This fall, five male dancers – all graduates from Booker T. Washington High School in Dallas – are headed to Juilliard, the renowned fine arts school in New York City. Both Booker T. administrators and the college regard it as an unprecedented hallmark.
The guys say the day they got accepted into Juilliard still feels like a dream.
“I dropped my phone. I screamed, and I ran into my living room and started crying,” Ricardo Hartley said.
“I had a mouthful of cereal. I got the call, answered it, and I was choking, trying to swallow,” Zane Unger chimed in.
For Michael Garcia, the moment was sweet relief.
“You receive a call with a New York area code, and you’ve been waiting years and especially since your audition, just anxiously awaiting this phone call,” he said. “And I remember I didn’t cry or scream or anything, I just sat down in silence, and I was like, ‘I just got into Juilliard.’”
Meet the Booker T. Washington Fierce Five
Juilliard accepts only 12 male dancers from around the world each year. Kate Walker, the dance coordinator at Booker T. Washington, said the high school does have a legacy of excellence.
“But it’s really a coup to have as many men from one department,” Walker said. “In 2014, we had four dancers – two men and two women – go to Juilliard. But truly to have five men in one year is really unheard of.”
Juilliard confirmed it’s never admitted that many dancers from one school before. In 2014, the school also admitted an actor from Booker T. Washington.
Each dancer has a unique story. Garcia started dancing when he was 7 years old, and he moved to Dallas from South Texas to pursue it. Hartley was a late bloomer, picking up dance at 13. Unger, once a clumsy baby, used dance to find balance.
“As opposed to using words, I feel like I can use my body language and the way I move to express my thoughts.”
Kade Cummings followed in his sister’s footsteps: “I just tagged along with her, and I got interested watching the classes, and I was like ‘Hey I can do that, too!’”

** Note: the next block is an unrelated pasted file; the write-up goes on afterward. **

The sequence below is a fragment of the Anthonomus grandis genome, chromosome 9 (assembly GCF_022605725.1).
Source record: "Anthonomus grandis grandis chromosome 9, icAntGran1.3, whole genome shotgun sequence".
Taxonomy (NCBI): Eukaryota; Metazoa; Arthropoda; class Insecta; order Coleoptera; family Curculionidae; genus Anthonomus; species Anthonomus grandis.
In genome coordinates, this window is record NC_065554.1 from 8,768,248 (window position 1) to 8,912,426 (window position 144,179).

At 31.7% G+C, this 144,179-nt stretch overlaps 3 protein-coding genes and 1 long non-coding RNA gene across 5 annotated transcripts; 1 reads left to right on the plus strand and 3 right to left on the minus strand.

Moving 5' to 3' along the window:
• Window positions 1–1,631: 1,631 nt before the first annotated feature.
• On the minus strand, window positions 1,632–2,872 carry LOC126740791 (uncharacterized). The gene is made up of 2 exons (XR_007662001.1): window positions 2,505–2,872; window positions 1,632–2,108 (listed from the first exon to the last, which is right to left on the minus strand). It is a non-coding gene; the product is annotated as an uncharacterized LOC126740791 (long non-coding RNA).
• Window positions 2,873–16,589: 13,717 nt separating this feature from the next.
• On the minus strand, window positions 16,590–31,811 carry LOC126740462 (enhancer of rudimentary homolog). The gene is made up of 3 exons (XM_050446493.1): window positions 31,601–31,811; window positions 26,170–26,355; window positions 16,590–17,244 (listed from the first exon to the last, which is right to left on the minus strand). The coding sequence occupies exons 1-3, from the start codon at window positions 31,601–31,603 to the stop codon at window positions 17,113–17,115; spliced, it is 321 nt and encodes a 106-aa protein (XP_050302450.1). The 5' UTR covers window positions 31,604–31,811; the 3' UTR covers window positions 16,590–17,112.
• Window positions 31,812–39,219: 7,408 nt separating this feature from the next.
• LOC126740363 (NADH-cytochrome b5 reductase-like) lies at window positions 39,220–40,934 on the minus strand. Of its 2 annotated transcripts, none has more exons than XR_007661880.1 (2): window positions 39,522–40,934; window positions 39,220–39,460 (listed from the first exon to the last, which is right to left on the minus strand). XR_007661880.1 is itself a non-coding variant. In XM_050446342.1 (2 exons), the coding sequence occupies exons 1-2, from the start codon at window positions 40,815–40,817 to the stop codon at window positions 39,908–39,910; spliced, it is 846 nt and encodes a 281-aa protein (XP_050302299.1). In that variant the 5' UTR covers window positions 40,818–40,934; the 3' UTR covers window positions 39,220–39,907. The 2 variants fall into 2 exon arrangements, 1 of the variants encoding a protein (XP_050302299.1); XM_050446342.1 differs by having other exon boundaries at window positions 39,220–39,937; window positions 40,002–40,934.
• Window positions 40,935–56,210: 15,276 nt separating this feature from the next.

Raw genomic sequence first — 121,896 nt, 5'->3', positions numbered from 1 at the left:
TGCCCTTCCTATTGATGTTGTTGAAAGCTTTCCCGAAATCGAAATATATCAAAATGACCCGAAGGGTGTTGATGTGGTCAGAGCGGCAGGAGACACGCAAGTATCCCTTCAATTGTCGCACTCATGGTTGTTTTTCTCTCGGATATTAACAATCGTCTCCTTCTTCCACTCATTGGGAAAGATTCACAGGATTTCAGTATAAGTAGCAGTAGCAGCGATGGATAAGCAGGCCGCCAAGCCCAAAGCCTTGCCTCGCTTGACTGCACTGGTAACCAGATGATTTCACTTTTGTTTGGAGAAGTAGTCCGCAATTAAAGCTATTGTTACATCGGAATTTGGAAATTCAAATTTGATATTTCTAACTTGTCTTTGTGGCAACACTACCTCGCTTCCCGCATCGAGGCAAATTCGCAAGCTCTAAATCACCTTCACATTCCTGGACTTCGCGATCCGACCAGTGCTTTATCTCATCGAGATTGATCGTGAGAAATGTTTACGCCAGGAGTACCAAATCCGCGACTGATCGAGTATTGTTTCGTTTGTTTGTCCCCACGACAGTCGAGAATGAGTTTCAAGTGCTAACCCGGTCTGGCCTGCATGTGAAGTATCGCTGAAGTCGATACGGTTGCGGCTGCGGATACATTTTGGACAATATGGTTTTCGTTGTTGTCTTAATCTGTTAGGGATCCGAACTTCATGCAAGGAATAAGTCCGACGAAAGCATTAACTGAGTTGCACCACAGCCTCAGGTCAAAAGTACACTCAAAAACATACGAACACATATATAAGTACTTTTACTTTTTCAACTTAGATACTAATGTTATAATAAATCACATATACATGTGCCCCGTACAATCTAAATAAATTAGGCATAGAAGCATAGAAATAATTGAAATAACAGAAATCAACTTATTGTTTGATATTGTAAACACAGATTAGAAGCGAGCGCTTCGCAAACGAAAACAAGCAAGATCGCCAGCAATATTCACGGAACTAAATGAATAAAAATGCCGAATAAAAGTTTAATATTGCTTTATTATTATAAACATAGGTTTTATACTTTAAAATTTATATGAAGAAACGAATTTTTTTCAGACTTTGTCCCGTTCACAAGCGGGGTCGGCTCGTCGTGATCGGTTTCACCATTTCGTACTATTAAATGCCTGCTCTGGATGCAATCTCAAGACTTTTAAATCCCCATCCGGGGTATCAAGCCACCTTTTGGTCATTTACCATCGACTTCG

And Todd Baker started dancing when he was 9, after cycling through several other hobbies. Dancing, to him, felt natural.
“It feels natural to me just like it might feel natural to someone else who loves to write or loves to sing,” Baker said. “As opposed to using words, I feel like I can use my body language and the way I move to express my thoughts.”
A journey of struggle and sacrifice
The guys say Juilliard is the ultimate affirmation for young dancers, but getting in didn’t come without struggle. Some of them had financial hardships – sometimes weighing whether to pay for dance classes or pay for another meal or two. Both Hartley and Garcia uprooted from their hometowns to study dance in Dallas. For Garcia, it was tough to dance freely back in South Texas, where he said Mexican culture discouraged it.
“Dancing was just something little girls did as a hobby,” he said. “I think my mother was worried about what other people would think.”
Garcia is not alone. Male dancers continue to face stigma that challenges their masculinity.
“At least for the five of us, I’m sure there was a point where all of us went through that teasing and that bullying and thought, ‘Is this really something I want to do for the rest of my life? Is this something I want to deal with for the rest of my life?’” he said.
For Hartley, that conflict was even closer to home.
“My father had the biggest problem with it,” Hartley said. “You don’t see a lot of black male dancers, and so it came to the point where my dad hated it so much, my dad would make me late to rehearsals. He wouldn’t take me to dance class.”
He said that relationship helped him realize that going to Juilliard means much more than just an education.
“For me, to say that a black man who started dancing at a late age can make it this far and can keep going, it’s like I can be an inspiration for other black kids,” he said. “It just feels unreal in that my voice is finally being heard.”
The guys said they weren’t the only ones who struggled. Unger said while he’s worked hard and given up plenty to get to this point, his mother made the real sacrifices.
“She waited outside for dance classes for hours on end, she pays for literally my entire career so far, and she’s just always there for me,” he said. “I think our parents made the sacrifice just as much as we have, and without them, we would not be here.”
“It just feels unreal in that my voice is finally being heard.”
For Garcia, things with his mother took a turn.
“This past year, I developed a really horrible relationship with my mother, and I realized that for me to be able to continue down this path and thrive like I want to, I needed to remove myself from that relationship,” he said.
Since September, he’s stayed with friends and relied on the generosity of their families and his teachers. He hasn’t spoken to his mother. He hasn’t told her about Juilliard, but he assumes she’s caught wind of the news by now.
“I hope she’d be happy for me. It was a goal we’d set together a long time ago.”
But he, like the other four, are looking forward. The big move to the Big Apple is just a summer away, and there’s not a nerve in sight.
They’re excited about New York: the food, wandering around Soho. Mostly, they’re thrilled to be in a city where they can be themselves, and where they believe dreams come true.